“There was, of course, no way of knowing whether you were being watched at any given moment … It was even conceivable that they watched everybody all the time.”
That quote from George Orwell’s “1984” becomes increasingly prescient in light of developments in eavesdropping, pioneered by Google. Last week, the company launched a service called Latitude, which allows consenting users to monitor each other’s whereabouts. It’s the company’s latest snooping tool, the most controversial being the Street Views photographic mapping service.
When I tried Street Views by entering my address, I was surprised to see that with a single click a truly Orwellian image popped onto the screen: my house, my car, the newspaper in the driveway. I could zoom in for a clear view of the open window on the second floor and the handy drain pipe that potential burglars might use to reach that window when no one was home.
Google has been working on Street Views for nearly two years, an incredibly tedious process. As remarkable as the computer results are, they still require hired motorists, known as GeoImmersive Data Producers, to drive up and down every street using 11 roof-mounted cameras to snap 360-degree images.
A year ago, Google had photographed 23 U.S. municipalities; now, the figure has almost tripled.
When Street Views arrives in a community, it tends to spark great curiosity and debate. To some, it is an outrageous invasion of privacy. To others, including Google management, it is simply the latest beneficial — and commercially valuable — use of modern technology.
After arguing that Street Views showed nothing more than could be seen by anyone traveling on public property, Google agreed to blur faces and license plates. But by conceding that much, Google opens the door to demands that, say, doors should be blurred, and for that matter, upstairs windows and drain pipes.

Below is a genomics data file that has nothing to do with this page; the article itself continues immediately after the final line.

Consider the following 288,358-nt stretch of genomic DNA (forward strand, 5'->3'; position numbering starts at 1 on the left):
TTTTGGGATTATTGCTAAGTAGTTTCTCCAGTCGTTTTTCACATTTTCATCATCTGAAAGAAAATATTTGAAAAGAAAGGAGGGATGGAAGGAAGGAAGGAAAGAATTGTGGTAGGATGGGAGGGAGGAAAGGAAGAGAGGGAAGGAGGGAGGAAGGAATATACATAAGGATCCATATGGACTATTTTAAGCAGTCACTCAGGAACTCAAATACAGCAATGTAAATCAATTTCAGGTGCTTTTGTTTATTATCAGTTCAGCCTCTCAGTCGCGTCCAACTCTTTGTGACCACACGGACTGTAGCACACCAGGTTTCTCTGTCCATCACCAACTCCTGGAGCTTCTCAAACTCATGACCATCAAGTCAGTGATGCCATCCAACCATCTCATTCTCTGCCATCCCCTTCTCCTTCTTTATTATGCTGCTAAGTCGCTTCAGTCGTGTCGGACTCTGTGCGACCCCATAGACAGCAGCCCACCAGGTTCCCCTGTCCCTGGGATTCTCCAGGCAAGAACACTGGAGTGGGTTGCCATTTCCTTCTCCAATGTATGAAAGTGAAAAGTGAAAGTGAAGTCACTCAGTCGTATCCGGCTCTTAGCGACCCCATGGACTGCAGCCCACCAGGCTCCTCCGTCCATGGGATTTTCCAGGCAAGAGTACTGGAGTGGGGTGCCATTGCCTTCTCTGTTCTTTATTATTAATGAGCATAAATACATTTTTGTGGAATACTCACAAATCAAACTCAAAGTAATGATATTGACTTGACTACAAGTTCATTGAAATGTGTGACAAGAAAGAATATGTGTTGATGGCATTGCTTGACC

Of course, it would be naive to think that Big Brother hasn’t been watching for some time. From the ceiling cameras in convenience stores to the government’s exotic keyhole satellites, we’re all photographed more often than we might care to believe. When U.S. Airways Flight 1549 went down unexpectedly in the Hudson River, hidden cameras on shore were able to capture it from several angles.
The federal government has warned Google not to photograph military installations. Then there’s North Oaks, Minn., whose City Council contacted Google on behalf of its 4,500 residents, demanding that all photos taken within its borders be deleted.
Existing law makes distinctions between public property and private property; between public figures and private individuals. Yet in the Google Universe, these boundaries become fuzzy.
What if I created a reality show for which I stationed a TV crew on the public street outside your house, and spent weeks photographing your every move? What if I edited the footage to show the funniest three minutes — including the time you backed the car over the tulips? And what if, unlike Candid Camera, I televised it without your permission?
Or, what if I paid a team of data producers to go through thousands of Street Views, including the one with your home, looking for driveways in need of repair, then sold the list to a paving company?
With each breakthrough, some laws will require re-examination. So, too, will our definition of privacy.
As someone who, like my father Allen Funt, devoted many years to photographing unsuspecting people, I can report that the latest developments give me pause. It’s one thing to have a brief, once-in-a-lifetime encounter with a hidden camera. It’s another thing to live, as Orwell put it, “in the assumption that every sound you made was overheard, and, except in darkness, every movement scrutinized.”